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Nets Display Andy Warhol’s Basquiat Portrait Ahead of Christie’s Auction

After a stay at the Barclays Center’s Crown Club, the legendary pop artist’s work is expected fetch more than $20 million on the auction block.

After the Brooklyn Nets paid homage to neighborhood legend Jean-Michel Basquiat last season with their City Edition jerseys and a special court inspired by his designs and trademark artistic style, the team took that a step further by hosting an iconic Basquiat portrait inside Barclays Center.

Specifically, the Nets partnered with the auction house Christie’s to display Andy Warhol’s iconic 1982 oxidized portrait of Basquiat on Sunday and Monday inside its new, exclusive lounge, the Crown Club, for the team’s first two home games of the season. It was the culmination of several conversations between the Nets and Christie’s and the first partnership of its kind with a traditional sports team, according to Michael Wandell, the Nets’ chief commercial officer.

“I certainly haven’t seen anything like this happen anywhere else across the sports industry,” he told Boardroom.

Kevin Durant posing next to Andy Warhol’s famous portrait of Jean-Michel Basquiat at Barclays Center’s Crown Club

The portrait is owned by Peter Brant, a famous publisher and art collector best known for his Warhol and Basquiat pieces. It’s the last painting of its kind in private hands, said Emily Kaplan, Christie’s vice president and co-head of 20th century evening sale, post-war and contemporary art. Brant is auctioning the iconic piece on Nov. 11, with the winning bid expected to exceed $20 million.

“We decided that Basquiat really belonged back in Brooklyn,” Kaplan told Boardroom as part of a private showing of the piece. “We had an amazing symbiotic conversation with the Nets and the whole team at Barclays about a partnership with bringing this work to the arena, and it was timed perfectly with the opening of the Crown Club leading into the auction. It really feels at home here.”

Warhol met Basquiat in 1982 when Warhol was already world-famous and well known, but Basquiat was still an emerging graffiti artist just entering his 20s.

“He was just on the precipice of breaking out and becoming this megastar and wunderkind,” Kaplan said. “And Warhol really understood that. No one understood celebrity better than Warhol. So he really wanted to meet Basquiat. I think Warhol wanted the youth and the freshness and the vitality that Basquiat had, this creativity and just burst of energy that Basquiat brought onto the scene. I think Warhol identified that talent in him really quickly.”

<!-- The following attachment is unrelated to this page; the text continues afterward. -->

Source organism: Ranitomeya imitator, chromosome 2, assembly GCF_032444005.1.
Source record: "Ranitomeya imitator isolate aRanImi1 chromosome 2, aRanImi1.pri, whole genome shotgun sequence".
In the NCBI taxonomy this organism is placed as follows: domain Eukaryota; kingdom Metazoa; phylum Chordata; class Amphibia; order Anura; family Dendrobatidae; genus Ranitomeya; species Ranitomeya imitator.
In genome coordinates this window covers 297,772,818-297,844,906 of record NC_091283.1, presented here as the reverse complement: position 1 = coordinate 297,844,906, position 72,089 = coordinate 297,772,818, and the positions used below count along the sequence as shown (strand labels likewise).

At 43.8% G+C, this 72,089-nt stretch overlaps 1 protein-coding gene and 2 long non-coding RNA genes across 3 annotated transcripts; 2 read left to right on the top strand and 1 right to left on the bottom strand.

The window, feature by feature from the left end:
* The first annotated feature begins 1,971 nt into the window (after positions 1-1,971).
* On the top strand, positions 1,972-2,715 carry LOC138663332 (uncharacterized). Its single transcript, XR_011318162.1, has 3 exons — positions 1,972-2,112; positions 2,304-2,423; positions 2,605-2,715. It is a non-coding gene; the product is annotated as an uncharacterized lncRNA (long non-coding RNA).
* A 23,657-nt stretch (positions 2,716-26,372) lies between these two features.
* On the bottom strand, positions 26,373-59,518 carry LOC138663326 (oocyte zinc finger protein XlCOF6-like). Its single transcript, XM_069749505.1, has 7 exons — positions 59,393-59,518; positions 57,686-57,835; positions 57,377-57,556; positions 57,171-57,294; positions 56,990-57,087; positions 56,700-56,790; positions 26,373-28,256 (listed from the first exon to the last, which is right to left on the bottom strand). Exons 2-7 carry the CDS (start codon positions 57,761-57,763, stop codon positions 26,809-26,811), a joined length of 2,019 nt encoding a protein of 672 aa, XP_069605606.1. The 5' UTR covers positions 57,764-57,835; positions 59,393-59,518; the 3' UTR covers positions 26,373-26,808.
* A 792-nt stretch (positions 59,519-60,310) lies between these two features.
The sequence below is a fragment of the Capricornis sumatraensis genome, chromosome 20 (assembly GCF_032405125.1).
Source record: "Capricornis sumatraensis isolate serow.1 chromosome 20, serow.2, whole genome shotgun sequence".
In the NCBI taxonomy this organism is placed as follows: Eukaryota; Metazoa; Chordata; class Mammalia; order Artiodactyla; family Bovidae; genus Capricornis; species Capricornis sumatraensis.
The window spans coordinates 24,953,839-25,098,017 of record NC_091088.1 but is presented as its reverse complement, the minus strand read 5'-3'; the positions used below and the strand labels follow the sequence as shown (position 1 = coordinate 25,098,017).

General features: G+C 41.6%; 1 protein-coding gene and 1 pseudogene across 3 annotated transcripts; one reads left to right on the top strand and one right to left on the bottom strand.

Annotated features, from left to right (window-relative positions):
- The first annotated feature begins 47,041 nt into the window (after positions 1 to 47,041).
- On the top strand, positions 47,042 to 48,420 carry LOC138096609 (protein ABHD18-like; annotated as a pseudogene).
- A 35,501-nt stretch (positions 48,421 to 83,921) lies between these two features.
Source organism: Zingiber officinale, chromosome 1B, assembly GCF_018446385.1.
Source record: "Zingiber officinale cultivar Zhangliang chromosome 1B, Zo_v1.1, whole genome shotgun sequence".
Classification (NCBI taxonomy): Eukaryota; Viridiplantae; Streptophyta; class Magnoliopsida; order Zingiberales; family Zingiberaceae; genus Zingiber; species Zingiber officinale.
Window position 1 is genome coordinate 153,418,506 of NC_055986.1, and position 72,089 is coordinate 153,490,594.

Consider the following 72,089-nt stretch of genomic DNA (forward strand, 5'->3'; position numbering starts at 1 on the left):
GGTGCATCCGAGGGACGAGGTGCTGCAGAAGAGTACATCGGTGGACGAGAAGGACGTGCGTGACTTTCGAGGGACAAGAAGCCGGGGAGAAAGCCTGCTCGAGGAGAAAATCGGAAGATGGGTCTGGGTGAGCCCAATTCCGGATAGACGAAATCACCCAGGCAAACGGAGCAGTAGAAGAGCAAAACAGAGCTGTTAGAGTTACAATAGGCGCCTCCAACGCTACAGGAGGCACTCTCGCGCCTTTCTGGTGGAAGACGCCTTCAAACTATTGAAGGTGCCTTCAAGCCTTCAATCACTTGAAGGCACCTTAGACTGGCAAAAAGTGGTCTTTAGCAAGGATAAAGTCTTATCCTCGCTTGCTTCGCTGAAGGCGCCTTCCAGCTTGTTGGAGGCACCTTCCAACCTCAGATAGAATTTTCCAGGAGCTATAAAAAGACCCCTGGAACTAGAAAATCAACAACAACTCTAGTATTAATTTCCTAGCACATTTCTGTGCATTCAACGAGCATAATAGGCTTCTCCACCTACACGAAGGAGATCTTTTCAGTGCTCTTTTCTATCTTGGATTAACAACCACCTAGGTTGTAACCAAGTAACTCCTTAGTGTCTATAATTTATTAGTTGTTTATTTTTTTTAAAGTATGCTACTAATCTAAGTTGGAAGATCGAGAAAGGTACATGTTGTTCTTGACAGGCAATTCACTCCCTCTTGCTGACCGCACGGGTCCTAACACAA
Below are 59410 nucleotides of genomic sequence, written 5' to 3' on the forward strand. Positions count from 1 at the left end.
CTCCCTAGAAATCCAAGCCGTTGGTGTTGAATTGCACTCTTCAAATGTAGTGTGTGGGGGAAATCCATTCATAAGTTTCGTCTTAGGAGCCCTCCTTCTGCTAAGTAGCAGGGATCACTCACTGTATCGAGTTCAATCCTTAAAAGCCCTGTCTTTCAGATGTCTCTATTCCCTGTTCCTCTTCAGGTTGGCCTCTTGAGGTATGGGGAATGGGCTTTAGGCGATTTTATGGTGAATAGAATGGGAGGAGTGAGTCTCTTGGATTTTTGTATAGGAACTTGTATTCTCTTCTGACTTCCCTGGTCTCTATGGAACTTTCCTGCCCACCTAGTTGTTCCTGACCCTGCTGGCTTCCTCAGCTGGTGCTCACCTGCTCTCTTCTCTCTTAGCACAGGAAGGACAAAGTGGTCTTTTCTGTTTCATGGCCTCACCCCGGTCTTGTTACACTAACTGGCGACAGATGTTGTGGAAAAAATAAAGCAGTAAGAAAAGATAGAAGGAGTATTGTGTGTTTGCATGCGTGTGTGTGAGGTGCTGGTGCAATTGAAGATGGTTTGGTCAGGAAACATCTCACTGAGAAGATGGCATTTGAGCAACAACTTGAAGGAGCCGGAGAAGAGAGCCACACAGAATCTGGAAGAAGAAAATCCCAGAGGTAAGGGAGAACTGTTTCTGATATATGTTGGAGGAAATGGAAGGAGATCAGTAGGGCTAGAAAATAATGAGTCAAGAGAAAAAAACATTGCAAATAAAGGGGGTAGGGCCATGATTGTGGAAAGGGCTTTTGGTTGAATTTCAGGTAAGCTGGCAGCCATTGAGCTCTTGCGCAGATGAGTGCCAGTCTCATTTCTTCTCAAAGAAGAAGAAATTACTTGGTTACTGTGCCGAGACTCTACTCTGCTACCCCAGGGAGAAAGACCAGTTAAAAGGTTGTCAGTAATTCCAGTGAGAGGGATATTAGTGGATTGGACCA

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The feeling of admiration was mutual, she said. Basquiat wanted to be accepted by the art world and saw Warhol as everything he wanted to be. The day they met is when Warhol took the photo of Basquiat that would become the basis for the portrait. It was actually Basquiat’s idea to use an oxidation pattern for the background of the piece. Warhol’s oxidation series in the ’70s was lesser-known and not hugely exhibited at the time, but it was something Basquiat specifically asked for and the only portrait on top of an oxidation painting Warhol ever made, Kaplan said.

The oxidation technique Warhol employed is, shall we say, extremely unique, as well as risqué and controversial at the time he utilized it.

“He would begin by painting the ground of the painting in a metallic paint, and then either he or various studio assistants would urinate on the canvas,” Kaplan said, “which would create this oxidation effect, these sort of green blooming spots, which actually ends up looking quite beautiful and striking. It was a bit of an outlier in that way, but also so radical at the time.”

Wandell said that the Nets and Christie’s are having advanced conversations on how they can broaden this partnership, where Barclays Center hosts other Christie’s artists and works of art in rotation, as well as other non-art items the auction house may possess, including rare sports memorabilia.

“The Crown Club is kind of the perfect space to tell that story,” he said.

Why the Basquiat portrait will sell for so much and possibly exceed the auction house’s $20 million estimates, Kaplan said, is that the Brooklyn legend is more relevant now than ever before. The Nets are certainly a reason for that, she said, but it’s also the Basquiat-themed clothing, tattoos, shoes, bags and apparel that have helped make his face and graffiti universally recognized.

And when we think about the celebrities Warhol painted during his storied career, like Marilyn Monroe, Jackie Kennedy, Liz Taylor, and Elvis Presley, those are works that have sold for hundreds of millions.

“Looking forward,” Kaplan said, “Basquiat might be even more relevant than them in the future. It shows how much foresight Warhol really had in painting a portrait of Basquiat at this moment.”

A moment in time nearly 40 years ago between two luminaries of modern art.

And for this week, that moment worth tens of millions was just another reason to watch the Nets in action live in Brooklyn.

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